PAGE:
Five IPOs are pricing this week – the first U.S. companies to go public since Facebook’s (Nasdaq: FB) much-maligned market debut on May 18.
Now, it seems, the dust has settled on the Facebook IPO, and companies are feeling bold enough to dip their toes in the public trading waters again. In fact, Facebook itself is on quite a run after its post-IPO debacle.
Facebook shares have gained 21% in the last seven trading days to push back above the $33 mark. That’s the highest the social network’s stock has been since May 24.
Facebook went public at $38 a share, only to plummet 32% to below $26 a share in a matter of two weeks. Facebook’s failures seemingly drove other IPOs away, as not a single initial public offering has priced for more than a month – the longest drought since last September.
But it appears the drought will come to an emphatic end this week.
According to Renaissance Capital, five IPOs are slated to price this week. They are:
- EQT Midstream Partners (EQM): The Pittsburgh, Pa.-based natural gas company plans to raise $250 million by offering 12.5 million shares at a price range of $19 to $21. The company is brand new – founded earlier this year.
- Exa Corporation (EXA): This Massachusetts-based company provides software solutions for car manufacturers. The company plans to raise a mere $75 million in its modest IPO.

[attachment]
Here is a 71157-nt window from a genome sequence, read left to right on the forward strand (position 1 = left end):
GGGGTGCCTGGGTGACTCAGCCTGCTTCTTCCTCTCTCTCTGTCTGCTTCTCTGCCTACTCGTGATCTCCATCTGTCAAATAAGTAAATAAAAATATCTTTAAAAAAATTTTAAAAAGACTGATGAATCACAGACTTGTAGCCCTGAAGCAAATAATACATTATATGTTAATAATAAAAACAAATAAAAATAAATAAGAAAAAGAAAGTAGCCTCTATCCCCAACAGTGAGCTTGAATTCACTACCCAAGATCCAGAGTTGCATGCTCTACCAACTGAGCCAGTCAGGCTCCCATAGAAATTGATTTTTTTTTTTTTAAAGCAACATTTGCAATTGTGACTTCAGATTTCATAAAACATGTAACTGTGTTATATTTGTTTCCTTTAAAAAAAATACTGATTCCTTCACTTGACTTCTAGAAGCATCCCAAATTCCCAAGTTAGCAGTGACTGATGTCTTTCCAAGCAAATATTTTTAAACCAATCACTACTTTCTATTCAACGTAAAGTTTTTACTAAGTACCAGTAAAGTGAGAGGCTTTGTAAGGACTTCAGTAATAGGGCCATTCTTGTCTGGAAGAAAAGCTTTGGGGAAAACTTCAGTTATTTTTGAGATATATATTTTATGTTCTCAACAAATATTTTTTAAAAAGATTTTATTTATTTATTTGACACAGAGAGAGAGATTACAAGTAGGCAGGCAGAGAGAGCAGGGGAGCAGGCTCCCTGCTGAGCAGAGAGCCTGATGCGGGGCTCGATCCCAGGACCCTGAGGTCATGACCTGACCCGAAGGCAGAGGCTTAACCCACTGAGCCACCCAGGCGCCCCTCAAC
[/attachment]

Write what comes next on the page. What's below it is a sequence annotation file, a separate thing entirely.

- Loyalty Alliance Enterprise (LAEC): Another small company with a modest IPO. Loyalty Alliance is a mobile direct marketing company that does most of its business in China. It booked $31 million in sales in the past 12 months, and plans to raise $36 million in its initial public offering by making 5.1 million shares available at a price range of $6 to $8.
- ServiceNow (NOW): This San Diego-based software company plans to raise $186 million in its IPO by offering 11.7 million shares at a price range between $15 and $17 a share. The $2.4 billion value the company would commend if priced at the midpoint of its range would make it the largest of this week’s five IPOs.
- Tesaro (TSRO): This company develops drugs that treat chemotherapy-induced nausea and solid tumors. Because its drugs are still in the works, Tesaro didn’t book a single penny worth of sales last year. It’s striving for a $360 million valuation right out of the IPO gates.